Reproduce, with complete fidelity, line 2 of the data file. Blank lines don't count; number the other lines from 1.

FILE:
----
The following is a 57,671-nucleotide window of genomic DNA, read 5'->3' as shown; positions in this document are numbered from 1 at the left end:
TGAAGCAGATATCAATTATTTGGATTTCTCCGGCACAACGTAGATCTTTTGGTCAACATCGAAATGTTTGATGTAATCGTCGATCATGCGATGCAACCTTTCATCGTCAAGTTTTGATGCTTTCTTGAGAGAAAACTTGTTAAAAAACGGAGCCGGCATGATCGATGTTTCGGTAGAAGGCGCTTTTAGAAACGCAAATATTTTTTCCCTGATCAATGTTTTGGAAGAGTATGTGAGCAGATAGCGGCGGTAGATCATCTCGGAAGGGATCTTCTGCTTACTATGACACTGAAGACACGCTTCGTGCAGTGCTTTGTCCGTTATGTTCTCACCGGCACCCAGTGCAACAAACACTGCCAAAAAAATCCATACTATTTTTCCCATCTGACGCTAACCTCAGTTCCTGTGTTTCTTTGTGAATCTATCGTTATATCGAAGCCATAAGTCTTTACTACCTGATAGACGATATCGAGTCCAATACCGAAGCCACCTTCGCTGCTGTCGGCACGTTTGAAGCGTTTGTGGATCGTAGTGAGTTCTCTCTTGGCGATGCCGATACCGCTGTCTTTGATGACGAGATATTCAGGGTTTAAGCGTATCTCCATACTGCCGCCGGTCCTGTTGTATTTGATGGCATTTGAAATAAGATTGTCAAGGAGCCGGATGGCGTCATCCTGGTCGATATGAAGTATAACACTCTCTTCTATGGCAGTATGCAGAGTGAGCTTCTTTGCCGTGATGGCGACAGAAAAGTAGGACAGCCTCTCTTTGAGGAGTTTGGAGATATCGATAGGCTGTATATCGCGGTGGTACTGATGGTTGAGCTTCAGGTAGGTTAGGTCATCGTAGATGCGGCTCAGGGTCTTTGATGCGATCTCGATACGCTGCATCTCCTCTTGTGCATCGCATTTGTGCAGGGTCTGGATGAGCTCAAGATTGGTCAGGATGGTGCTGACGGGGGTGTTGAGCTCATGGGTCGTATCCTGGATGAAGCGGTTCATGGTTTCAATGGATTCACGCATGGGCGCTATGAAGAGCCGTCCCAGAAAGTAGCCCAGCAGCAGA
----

TGAAGCAGATATCAATTATTTGGATTTCTCCGGCACAACGTAGATCTTTTGGTCAACATCGAAATGTTTGATGTAATCGTCGATCATGCGATGCAACCTTTCATCGTCAAGTTTTGATGCTTTCTTGAGAGAAAACTTGTTAAAAAACGGAGCCGGCATGATCGATGTTTCGGTAGAAGGCGCTTTTAGAAACGCAAATATTTTTTCCCTGATCAATGTTTTGGAAGAGTATGTGAGCAGATAGCGGCGGTAGATCATCTCGGAAGGGATCTTCTGCTTACTATGACACTGAAGACACGCTTCGTGCAGTGCTTTGTCCGTTATGTTCTCACCGGCACCCAGTGCAACAAACACTGCCAAAAAAATCCATACTATTTTTCCCATCTGACGCTAACCTCAGTTCCTGTGTTTCTTTGTGAATCTATCGTTATATCGAAGCCATAAGTCTTTACTACCTGATAGACGATATCGAGTCCAATACCGAAGCCACCTTCGCTGCTGTCGGCACGTTTGAAGCGTTTGTGGATCGTAGTGAGTTCTCTCTTGGCGATGCCGATACCGCTGTCTTTGATGACGAGATATTCAGGGTTTAAGCGTATCTCCATACTGCCGCCGGTCCTGTTGTATTTGATGGCATTTGAAATAAGATTGTCAAGGAGCCGGATGGCGTCATCCTGGTCGATATGAAGTATAACACTCTCTTCTATGGCAGTATGCAGAGTGAGCTTCTTTGCCGTGATGGCGACAGAAAAGTAGGACAGCCTCTCTTTGAGGAGTTTGGAGATATCGATAGGCTGTATATCGCGGTGGTACTGATGGTTGAGCTTCAGGTAGGTTAGGTCATCGTAGATGCGGCTCAGGGTCTTTGATGCGATCTCGATACGCTGCATCTCCTCTTGTGCATCGCATTTGTGCAGGGTCTGGATGAGCTCAAGATTGGTCAGGATGGTGCTGACGGGGGTGTTGAGCTCATGGGTCGTATCCTGGATGAAGCGGTTCATGGTTTCAATGGATTCACGCATGGGCGCTATGAAGAGCCGTCCCAGAAAGTAGCCCAGCAGCAGA